From March 2014. We live on the cusp of an amazing age. It will save us all.
From March 2014. We live on the cusp of an amazing age. It will save us all.
As regular readers here on Techdirt will know, I’ve been talking about the importance of understanding what happens to economic equations when the marginal cost of something is zero for over 15 years already. It’s a very common theme around here. One of my complaints has been that those who came out of an economic world viewpoint in which economics is entirely about dealing with the efficient allocation of scarce resources, tend to fall into a weird intellectual black hole when they try to put a zero in the equation. But I’ve long argued that this is the wrong way to look at things. The basic equations still work fine, it’s just that you have to recognize the flip side of zero is infinity. When you have a zero marginal cost item, you are creating an infinite good — a resource that can never run out. When you begin to realize that you have a new form of resources — inputs in economic terms — suddenly you realize that you’re massively expanding the pie, allowing incredible new things to be created from that limitless pool of resources. That’s powerful stuff.
So, as you can imagine, I was excited when the publisher of Jeremy Rifkin’s new book, The Zero Marginal Cost Society: The Internet of Things, the Collaborative Commons, and the Eclipse of Capitalism, reached out to send me a promo copy a few weeks ago. I am only halfway through it, so I’ll probably write more about it when it’s done, and there’s an awful lot of really interesting examples and profound thinking going on. So I’m really enjoying the basic part of it. However, there’s one aspect of the book that I have trouble with, and it’s exemplified in Rifkin’s op-ed in the NY Times a few weeks ago, called The Rise of Anti-Capitalism. You can probably already suspect the problem I’m seeing, based on the title. The explanation of zero marginal cost and how more and more of our economy is heading there is spot on. And, as we’ve been noting for over a decade as well, this goes way, way beyond just “content” like music and movies. It’s going to impact nearly every important industry in our lives:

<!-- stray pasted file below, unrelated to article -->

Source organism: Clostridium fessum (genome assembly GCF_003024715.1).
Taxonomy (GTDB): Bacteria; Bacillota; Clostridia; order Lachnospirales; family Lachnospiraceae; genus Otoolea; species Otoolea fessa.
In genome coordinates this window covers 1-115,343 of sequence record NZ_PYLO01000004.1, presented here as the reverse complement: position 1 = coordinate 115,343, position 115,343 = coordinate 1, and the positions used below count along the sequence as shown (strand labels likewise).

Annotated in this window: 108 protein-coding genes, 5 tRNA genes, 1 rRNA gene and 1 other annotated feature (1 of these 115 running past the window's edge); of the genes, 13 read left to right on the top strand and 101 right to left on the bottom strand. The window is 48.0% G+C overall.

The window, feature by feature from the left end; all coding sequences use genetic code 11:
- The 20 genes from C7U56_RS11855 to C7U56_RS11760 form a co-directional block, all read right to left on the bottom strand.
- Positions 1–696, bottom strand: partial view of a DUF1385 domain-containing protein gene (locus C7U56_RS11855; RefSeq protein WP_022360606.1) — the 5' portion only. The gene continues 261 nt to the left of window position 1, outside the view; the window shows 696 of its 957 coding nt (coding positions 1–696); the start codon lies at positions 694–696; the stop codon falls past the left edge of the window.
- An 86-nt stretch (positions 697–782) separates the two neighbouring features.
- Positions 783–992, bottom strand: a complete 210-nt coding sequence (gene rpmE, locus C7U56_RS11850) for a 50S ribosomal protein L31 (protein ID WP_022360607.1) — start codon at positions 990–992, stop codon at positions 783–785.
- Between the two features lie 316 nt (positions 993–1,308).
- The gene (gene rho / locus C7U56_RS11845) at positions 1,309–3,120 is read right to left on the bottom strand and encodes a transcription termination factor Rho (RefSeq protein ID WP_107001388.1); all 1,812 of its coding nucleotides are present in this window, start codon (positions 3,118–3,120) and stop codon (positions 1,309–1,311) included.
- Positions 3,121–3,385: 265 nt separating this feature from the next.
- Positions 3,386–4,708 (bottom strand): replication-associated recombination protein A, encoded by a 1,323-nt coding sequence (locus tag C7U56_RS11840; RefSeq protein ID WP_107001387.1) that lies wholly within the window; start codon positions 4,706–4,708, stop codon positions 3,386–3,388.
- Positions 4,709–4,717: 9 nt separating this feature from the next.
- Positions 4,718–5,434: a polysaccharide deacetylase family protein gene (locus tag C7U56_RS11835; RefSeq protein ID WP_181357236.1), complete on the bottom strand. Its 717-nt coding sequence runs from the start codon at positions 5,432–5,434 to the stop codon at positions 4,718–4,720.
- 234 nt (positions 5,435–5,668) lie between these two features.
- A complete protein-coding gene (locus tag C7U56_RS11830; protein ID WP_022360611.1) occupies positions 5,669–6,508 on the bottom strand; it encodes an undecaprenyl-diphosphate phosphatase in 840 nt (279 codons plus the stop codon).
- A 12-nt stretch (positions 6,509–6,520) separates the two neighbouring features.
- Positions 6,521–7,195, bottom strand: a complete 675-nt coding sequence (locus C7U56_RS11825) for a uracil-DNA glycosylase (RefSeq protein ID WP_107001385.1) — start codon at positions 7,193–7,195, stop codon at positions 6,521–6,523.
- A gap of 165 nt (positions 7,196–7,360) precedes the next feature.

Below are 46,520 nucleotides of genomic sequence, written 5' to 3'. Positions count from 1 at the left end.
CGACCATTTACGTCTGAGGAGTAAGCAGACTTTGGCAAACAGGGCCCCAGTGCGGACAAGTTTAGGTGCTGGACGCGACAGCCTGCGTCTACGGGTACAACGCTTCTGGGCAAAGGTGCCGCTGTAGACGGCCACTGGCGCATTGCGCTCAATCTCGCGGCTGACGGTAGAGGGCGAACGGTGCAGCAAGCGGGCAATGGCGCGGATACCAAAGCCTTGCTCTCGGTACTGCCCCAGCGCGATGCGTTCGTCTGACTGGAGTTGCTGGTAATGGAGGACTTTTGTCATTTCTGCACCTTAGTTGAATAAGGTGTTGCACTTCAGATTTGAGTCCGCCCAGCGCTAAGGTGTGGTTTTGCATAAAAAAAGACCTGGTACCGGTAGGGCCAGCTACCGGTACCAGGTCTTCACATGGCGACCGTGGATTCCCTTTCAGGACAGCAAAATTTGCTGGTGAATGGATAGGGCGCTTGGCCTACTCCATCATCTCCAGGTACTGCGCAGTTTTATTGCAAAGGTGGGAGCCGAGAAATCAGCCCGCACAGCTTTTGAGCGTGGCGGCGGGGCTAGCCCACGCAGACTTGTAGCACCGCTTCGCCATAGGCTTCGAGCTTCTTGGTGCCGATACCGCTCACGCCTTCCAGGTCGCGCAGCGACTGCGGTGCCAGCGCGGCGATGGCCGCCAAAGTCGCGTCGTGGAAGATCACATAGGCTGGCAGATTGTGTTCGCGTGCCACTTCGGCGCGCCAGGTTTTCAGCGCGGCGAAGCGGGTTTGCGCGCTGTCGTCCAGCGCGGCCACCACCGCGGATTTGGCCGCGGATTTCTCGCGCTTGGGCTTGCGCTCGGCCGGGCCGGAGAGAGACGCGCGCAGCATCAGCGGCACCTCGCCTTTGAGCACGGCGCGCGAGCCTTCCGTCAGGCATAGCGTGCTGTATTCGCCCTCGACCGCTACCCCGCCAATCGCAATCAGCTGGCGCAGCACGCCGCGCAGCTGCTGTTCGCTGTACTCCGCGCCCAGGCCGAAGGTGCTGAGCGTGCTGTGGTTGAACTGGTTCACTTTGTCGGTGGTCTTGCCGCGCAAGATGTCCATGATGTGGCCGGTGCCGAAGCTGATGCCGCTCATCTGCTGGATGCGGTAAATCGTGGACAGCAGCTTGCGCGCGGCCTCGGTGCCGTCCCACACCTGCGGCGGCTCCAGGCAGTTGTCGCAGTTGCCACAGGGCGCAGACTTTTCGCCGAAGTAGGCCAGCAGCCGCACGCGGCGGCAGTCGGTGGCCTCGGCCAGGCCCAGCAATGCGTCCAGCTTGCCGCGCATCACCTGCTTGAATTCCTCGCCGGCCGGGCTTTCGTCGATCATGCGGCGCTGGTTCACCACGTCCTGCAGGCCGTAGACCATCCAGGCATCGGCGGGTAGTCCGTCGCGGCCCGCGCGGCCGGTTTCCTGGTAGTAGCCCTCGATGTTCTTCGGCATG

Nice discussion. The endeavors that are most disruptive right now, as marginal cost begins to move to zero, are those that enhance social activities and collaborative needs.
And most are acting in very capitalistic ways. But in ways that mirror more closely just what Adam Smith hypothesized in Wealth of Nations than we have grown used to calling capitalism today.
Add in increased resources from space and things will change a lot.
(A monster Kelvin wave, possibly more powerful than the 1997-98 event, is now rushing toward the surface of the Eastern Pacific. Image source: NOAA/ESRL.)
We are observing an extraordinarily powerful Kelvin Wave, one that was likely intensified by factors related to human global warming, traveling across the Pacific. It appears to be an epic event in the making. One that may be hotter and stronger than even the record-shattering 1997-98 El Nino. What this means is that we may well be staring down the throat of a global warming riled monster.
Good times might be over. If this new El Nino is anything close to the one in the late 90s, temperatures could begin rising fast. That first animation is shocking.
There appears to be more heat in this water than was in the huge El Nino of 1997.It was the largest such event in the 20th century. The global temperatures due to that event increased to such hugh levels that it would be almost a decade before the world became that hot again.
This is what happened along the Washington Coast during the 1997 event: huge rises in sea levels making storms much more destructive along the coast.